1. Author
  7. Jana, can I suggest you contact Diogo on+351 965 198 960 or e-mail [email protected]. He will be able to organise something for you.

    1. Author

      Thanks for joining in, John. I contacted Andreia via the shop’s Facebook page but haven’t heard back so the direct contacts are really helpful.

      Jana – please do as John suggests and contact Diogo (the guy mentioned in the article).

  8. Is there a private reputable guide to take two seniors to Monsanto overnight? Or a tour company perhaps? Thank you kindly for your response.

    1. Author

      I’ll see what I can find out for you and let you know.

  9. Agreed. This is the most NON-typical village of Portugal, but I liked it very much and wrote about it on my blog.

  10. Hi Julie,
    Great to read this – its the best write up on Monsanto that I’ve yet found. We fell in love with Monsanto earlier this year and have moved to a quinta in the foothills.
    You mention the lack of hotels – that is true but I would speak very highly of the Taverna Lusitana where we stayed when initially coming to visit. It only has two rooms but we felt that it superbly captures the character of Monsanto. A young Portuguese couple saw the potential in one of the old buildings to create a wonderful inn with two rooms – the back wall of our en suite bathroom was a rock.

    1. Author

      Thank you, John. I can totally understand why you’d choose to live in the area – I love it too. Great tip about the accommodation – it would be a great experience to stay in the village in one of the stone cottages so I’ll bear it in mind for the future and I’m sure other readers will be interested in it too.

  11. HI Julie,
    Just want to say that I enjoy all your postings. I have been to Portugal twice and went to Valanca da minho where my father was born and drove from there and stopped at differnet places until we got to Lisbon. What a beautiful country , When I read your postings I feel that I am right there with you. Brings back a lot of Good memories. Please don’t stop posting.

    1. Author

      Thank you, Eva. I really appreciate your kind words – it makes me happy to know you get such pleasure from them. I feel very lucky to live in such a beautiful country, and to be able to share it with other people so I have no intention of stopping posting, at least in the foreseeable future 🙂

  12. Can’t wait to visit this charming village in February. How many nights should we stay in order to see everything? Which place would you suggest we stay.
    Thanks, Peggy

    1. Author

      Hi Peggy, Monsanto village itself only needs between half a day and a day, depending on whether or not you want to do any walks or horse riding. If you have a car and want to explore the area from a nearby base, I think you’ll find more accommodation options a little further afield. I’ve never been to Monfortinho but based on this search, it seems to have the most options in the area.;sid=bd6d9b6a98001d76b52cabecb3c10d80;dcid=1;ac_pageview_id=169247f976470195;class_interval=1;csflt=%7B%7D;dest_id=-2169626;dest_type=city;idf=1;interval_of_time=undef;review_score_group=empty;score_min=0;si=ai%2Cco%2Cci%2Cre%2Cdi;src=index;ss=Monsanto%2C%20Centro%20Region%2C%20Portugal;ss_raw=monsanto;ssb=empty;rows=20;offset=0 Having said that, there are several really lovely looking places scattered around the area.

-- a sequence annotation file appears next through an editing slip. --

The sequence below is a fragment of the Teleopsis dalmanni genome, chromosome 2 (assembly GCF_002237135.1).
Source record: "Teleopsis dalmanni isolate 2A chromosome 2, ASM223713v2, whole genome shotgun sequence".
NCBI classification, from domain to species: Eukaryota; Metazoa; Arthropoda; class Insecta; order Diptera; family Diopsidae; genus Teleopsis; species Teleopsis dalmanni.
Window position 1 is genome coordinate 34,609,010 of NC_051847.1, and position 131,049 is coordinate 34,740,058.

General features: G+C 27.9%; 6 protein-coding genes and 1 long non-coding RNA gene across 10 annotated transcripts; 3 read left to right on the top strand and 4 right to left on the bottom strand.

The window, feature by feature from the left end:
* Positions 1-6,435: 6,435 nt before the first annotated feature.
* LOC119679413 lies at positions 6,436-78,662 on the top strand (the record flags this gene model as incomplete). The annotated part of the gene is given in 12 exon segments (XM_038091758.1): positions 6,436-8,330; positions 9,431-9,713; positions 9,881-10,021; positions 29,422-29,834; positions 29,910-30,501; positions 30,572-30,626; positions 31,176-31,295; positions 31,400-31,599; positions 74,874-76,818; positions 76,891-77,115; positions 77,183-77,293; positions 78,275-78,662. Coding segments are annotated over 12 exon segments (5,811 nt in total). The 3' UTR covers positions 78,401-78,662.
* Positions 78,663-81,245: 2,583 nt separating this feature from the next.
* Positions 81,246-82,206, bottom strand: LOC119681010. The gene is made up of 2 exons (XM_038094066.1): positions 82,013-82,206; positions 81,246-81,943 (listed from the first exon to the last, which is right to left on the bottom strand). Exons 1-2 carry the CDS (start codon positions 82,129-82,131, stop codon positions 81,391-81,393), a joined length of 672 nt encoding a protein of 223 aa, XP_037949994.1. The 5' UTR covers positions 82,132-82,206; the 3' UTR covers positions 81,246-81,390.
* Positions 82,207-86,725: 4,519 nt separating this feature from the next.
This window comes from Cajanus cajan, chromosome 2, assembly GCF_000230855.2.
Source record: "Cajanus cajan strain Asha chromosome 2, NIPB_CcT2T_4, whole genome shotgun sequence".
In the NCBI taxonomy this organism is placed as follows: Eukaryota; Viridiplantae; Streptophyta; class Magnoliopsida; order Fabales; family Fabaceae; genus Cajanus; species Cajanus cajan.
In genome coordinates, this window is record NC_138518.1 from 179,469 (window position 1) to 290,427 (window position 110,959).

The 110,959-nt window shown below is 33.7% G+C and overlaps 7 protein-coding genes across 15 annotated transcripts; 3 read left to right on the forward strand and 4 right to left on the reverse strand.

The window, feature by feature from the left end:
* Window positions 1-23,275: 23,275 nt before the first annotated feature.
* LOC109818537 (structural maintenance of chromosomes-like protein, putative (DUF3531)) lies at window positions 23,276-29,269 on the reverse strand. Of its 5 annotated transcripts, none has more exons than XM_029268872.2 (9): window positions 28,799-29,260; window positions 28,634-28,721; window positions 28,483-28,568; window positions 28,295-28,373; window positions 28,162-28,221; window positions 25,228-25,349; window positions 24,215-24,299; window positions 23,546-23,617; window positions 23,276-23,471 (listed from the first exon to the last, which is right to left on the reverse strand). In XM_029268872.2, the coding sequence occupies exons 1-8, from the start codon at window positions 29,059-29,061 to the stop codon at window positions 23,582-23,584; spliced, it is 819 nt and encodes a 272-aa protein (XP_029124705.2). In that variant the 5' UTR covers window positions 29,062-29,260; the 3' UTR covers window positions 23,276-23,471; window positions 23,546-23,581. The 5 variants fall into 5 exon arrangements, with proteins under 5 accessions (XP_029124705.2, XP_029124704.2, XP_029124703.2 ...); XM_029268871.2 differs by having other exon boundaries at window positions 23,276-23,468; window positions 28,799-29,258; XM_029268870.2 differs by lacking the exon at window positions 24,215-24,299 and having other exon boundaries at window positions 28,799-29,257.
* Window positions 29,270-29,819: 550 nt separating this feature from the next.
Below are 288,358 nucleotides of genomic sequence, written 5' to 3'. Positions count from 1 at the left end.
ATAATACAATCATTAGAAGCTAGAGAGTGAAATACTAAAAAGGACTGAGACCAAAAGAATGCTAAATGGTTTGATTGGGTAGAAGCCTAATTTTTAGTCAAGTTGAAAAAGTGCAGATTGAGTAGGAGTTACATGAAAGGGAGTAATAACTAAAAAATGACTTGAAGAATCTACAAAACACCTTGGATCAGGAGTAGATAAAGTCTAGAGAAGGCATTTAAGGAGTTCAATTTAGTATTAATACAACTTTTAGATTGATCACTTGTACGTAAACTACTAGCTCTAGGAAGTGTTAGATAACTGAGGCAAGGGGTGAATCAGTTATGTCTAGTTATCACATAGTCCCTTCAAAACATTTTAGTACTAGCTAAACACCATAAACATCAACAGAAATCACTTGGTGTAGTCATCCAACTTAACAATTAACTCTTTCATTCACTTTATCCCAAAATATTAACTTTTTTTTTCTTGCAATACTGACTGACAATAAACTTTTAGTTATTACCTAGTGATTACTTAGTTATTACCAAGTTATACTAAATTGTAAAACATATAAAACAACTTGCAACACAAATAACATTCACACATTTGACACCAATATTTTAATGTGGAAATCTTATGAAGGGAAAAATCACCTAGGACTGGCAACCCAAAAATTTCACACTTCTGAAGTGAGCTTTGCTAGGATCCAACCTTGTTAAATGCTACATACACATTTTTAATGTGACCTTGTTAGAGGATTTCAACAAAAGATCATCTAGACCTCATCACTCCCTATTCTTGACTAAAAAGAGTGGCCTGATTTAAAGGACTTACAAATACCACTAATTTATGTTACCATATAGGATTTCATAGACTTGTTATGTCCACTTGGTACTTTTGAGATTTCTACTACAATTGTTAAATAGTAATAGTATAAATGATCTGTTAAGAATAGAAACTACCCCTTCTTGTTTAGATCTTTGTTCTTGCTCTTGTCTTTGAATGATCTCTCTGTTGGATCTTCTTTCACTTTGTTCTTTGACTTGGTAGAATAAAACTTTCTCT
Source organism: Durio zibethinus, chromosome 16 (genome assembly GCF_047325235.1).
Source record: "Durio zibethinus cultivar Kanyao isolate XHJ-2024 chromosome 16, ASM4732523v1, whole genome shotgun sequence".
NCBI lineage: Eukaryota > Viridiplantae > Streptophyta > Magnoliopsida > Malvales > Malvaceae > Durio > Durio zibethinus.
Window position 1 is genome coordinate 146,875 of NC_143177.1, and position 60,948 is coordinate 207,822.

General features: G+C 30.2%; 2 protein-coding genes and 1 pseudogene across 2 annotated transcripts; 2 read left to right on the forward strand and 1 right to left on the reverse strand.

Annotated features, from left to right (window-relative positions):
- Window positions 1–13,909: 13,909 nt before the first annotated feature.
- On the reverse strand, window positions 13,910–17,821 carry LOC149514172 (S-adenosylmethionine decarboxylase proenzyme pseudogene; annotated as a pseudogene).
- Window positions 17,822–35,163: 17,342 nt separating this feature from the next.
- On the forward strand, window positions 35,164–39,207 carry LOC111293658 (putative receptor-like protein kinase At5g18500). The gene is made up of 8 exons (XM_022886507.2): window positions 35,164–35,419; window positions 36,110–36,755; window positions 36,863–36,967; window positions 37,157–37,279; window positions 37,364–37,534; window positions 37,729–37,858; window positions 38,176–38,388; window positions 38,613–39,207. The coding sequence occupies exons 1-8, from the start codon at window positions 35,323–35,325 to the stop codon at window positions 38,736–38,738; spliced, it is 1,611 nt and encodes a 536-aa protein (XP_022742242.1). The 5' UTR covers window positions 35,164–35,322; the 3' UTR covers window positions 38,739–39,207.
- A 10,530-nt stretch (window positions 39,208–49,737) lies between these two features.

1. Author

      Thank you, Jose. I’m pleased you like my article and intrigued by the quince drink!

      1. If you send me yours address …maybe on 25 December 2013….you can enjoy…from ” QUINTA DOS CIPRESTES” MONSANTO …and after you write more…

  14. My husband’s father’s family is from Monsanto. It was one of the first places they took us when we move to Portugal a couple years ago.

    I love the place, it always feels like you get thrown back into the middle ages when you visit. Not only is the town up near the castle wonderful, but the land below is beautiful and full of history too.

    My father-in-law has plenty of stories of where he grew up, some of my favorites include a small 2000 year old Roman bridge and an old chapel at the base of the mountain that was built on an old pagan spot.

    1. Author

      I’m glad you’ve had such a personalised introduction to Monsanto. I bet your father-in-law’s tales really bring the place to life and help you imagine how it was in the past.

      As you say, you step back in time from the moment you enter the village.

  15. Hi Julie,
    I enjoyed our time visiting Monsanto together. Thanks for linking to my horseback riding article. Nice re-cap here!

    1. Author

      Thanks, Nancy. One of the things I really enjoy about travel writing is the excuse to revisit places in my mind, and through selecting photos. It was a really lovely afternoon in Monsanto.

  16. Definitely looks like an interesting venue.

    1. Author

      I love it, both for the quirky architecture and the rocky landscapes. I’d love to do a longer walk or horse ride in the area so maybe next time I’ll try to build in enough time for that.

Over to you. Please share your thoughts in a comment.